Today, as Americans celebrate Thanksgiving, immigrants from around the world join in the celebration for variety of reasons. Thanksgiving is a time for sharing; a period for families to sit, relax, and eat together reflecting on how far they have come; taking pride in their new country and new situation. The traditional meat for Thanksgiving dinner is turkey. Thanksgiving is an American tradition.
It is said to be conceived when the Pilgrims and Puritans thought it necessary to give thanks for their political and religious freedom, including the progress they had made in the new found land. Painstakingly, the Pilgrims, who left Plymouth, England for political freedom and self-government, braced the dangers of the waters and sailed on Mayflower on September 6, 1620 and arrived about two months later to establish their own colony in Plymouth in the New England area. In autumn of 1621, the Pilgrims began a harvest festival-Thanksgiving that has now become a three-day feast in American culture.
According to IIP DIGITAL, a publication of the United States Government, “Thanksgiving traces its origins to ancient harvest festivals. It became an official U.S. holiday in 1863 under President Abraham Lincoln. In 1941, President Franklin Roosevelt signed a law fixing Thanksgiving on the fourth Thursday in November.” Though Plymouth was said to have been a place where the first Thanksgiving was held in America, yet there is a debate over where Thanksgiving first took place. Plymouth, a town in the state of Massachusetts, sits on Plymouth Bay and about 55 kilometers southeast of Boston.
Boston, the home of championship teams such as, Boston Red Sox-a baseball club and New England Patriots, is the cradle of freedom. Boston is historically, politically, and academically significant city. It is the home of the Freedom Trail and USS Constitution; home of the Kennedy’s, the Kerrys, and the Senator-Elect, Elizabeth Warren-the darling of the progressives; and the home of Harvard, MIT, and UMASS Boston Campus. It is said that Boston is the primary gateway to many other tourists’ attractions in and around the New England areas. Many people in America relish Thanksgiving Holiday because it affords them the opportunity for a period of rest from their busy daily routine.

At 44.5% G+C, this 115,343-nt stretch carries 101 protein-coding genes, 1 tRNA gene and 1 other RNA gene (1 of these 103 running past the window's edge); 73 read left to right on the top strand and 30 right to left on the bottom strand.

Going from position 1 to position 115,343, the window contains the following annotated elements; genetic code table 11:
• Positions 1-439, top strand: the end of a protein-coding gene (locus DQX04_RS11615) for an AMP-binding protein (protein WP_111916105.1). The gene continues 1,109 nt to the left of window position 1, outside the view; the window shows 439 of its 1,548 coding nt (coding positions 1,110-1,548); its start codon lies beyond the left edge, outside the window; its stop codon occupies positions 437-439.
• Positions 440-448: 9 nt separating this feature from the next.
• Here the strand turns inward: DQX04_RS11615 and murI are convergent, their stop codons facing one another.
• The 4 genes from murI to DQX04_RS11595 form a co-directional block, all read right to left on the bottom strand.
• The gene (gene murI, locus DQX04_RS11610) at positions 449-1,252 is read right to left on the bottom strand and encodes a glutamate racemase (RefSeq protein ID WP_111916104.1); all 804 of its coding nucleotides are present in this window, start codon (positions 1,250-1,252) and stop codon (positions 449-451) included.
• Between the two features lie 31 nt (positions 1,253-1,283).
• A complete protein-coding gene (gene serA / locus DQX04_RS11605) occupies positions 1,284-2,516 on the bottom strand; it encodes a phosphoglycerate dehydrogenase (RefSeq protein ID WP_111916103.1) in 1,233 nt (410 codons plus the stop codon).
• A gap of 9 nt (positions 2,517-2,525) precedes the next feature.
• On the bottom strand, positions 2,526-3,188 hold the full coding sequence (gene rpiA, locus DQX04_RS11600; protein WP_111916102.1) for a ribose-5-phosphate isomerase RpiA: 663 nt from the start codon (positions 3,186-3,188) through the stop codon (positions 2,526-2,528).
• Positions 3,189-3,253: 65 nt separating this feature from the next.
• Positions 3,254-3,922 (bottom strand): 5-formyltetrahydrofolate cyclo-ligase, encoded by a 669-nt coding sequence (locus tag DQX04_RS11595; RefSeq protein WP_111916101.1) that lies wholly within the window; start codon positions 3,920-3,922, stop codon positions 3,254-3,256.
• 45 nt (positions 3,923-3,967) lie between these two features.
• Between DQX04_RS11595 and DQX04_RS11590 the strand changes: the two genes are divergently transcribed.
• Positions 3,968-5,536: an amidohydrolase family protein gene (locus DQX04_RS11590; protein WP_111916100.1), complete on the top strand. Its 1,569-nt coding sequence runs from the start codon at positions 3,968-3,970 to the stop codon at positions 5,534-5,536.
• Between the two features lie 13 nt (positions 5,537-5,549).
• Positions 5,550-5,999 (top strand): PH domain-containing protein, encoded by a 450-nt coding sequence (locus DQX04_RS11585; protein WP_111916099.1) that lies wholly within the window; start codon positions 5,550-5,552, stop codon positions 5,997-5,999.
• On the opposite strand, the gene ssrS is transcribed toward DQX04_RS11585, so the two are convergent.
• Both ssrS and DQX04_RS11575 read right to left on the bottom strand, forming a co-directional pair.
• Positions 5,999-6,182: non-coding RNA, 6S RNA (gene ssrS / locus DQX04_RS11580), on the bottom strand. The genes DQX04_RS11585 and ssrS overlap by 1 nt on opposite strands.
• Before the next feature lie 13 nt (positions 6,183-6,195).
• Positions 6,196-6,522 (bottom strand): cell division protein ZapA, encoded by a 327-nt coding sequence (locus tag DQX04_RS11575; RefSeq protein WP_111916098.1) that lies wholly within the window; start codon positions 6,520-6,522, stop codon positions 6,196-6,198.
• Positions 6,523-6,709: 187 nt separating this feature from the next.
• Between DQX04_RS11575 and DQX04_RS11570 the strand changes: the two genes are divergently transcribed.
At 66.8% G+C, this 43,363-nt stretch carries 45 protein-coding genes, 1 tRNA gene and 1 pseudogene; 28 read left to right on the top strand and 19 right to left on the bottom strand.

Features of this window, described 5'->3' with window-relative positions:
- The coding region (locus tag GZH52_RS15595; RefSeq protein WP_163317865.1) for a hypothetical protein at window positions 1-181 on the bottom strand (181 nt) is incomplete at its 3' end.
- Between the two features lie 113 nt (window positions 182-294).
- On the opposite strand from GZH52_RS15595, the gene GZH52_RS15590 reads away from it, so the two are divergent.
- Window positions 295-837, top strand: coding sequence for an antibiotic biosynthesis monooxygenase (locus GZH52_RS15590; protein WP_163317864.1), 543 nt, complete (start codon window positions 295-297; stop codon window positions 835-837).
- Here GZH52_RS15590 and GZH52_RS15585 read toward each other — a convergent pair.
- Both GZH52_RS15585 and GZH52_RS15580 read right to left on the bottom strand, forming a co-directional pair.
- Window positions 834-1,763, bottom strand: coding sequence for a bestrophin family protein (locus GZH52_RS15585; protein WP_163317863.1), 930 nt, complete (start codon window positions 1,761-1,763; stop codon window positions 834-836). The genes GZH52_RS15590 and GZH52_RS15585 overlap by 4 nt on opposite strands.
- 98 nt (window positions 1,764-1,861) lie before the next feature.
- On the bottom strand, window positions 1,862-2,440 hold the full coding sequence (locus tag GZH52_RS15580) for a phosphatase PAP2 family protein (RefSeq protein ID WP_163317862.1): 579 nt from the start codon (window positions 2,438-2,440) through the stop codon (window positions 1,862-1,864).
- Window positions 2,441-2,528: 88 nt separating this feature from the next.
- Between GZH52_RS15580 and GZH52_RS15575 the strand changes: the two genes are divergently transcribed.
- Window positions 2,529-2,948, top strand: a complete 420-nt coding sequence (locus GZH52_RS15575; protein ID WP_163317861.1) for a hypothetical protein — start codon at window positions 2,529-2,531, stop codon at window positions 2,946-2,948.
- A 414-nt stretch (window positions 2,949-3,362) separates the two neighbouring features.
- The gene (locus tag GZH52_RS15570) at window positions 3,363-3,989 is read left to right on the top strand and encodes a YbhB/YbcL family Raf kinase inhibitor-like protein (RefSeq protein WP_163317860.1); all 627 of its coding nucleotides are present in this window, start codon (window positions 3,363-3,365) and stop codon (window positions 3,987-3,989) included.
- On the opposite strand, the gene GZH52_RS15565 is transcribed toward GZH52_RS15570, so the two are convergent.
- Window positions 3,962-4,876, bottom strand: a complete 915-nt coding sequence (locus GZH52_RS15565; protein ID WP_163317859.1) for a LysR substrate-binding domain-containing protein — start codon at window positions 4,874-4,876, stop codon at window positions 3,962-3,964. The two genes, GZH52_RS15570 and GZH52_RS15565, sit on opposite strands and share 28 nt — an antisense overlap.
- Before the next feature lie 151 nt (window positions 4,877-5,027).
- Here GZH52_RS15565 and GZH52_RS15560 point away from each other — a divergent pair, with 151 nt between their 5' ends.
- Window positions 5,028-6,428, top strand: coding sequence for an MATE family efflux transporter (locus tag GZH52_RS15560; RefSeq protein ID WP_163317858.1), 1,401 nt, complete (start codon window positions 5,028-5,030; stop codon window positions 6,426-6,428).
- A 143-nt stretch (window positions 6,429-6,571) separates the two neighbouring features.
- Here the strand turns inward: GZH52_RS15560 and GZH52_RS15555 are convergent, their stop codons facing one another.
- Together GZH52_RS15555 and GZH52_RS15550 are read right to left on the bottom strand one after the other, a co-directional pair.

Today, we commemorate Thanksgiving for various reasons. This year’s Thanksgiving, however, reminds me of my trip to Boston some years ago to witness the celebration of a special Thanksgiving commemorating Chief Ide Victor Okoye and Atty. Ogo Okoye young six-year marriage anniversary in the presence friends and well-wishers from various parts of the country. Though some people wondered why celebrating a six-year anniversary and not wait for 25 years of marriage commitment.
Well, the spate of marriage break-ups among Nigerians in the Diaspora demonstrates that the survival of six years of happy married life with the same spouse is not too common anymore among Nigerian community, particularly in Igbo community in the United States. Separations, divorces, and or tumultuous marriages among Nigerians in America have become all too common with no end in sight. In any case, today, many of us will celebrate Thanksgiving for various reasons. While the early settlers from Europe celebrated Thanksgiving for political and religious freedom, new immigrants will, in no doubt, commemorate Thanksgiving for economic freedom. Still, others will venerate the Thanksgiving Day for varied reasons.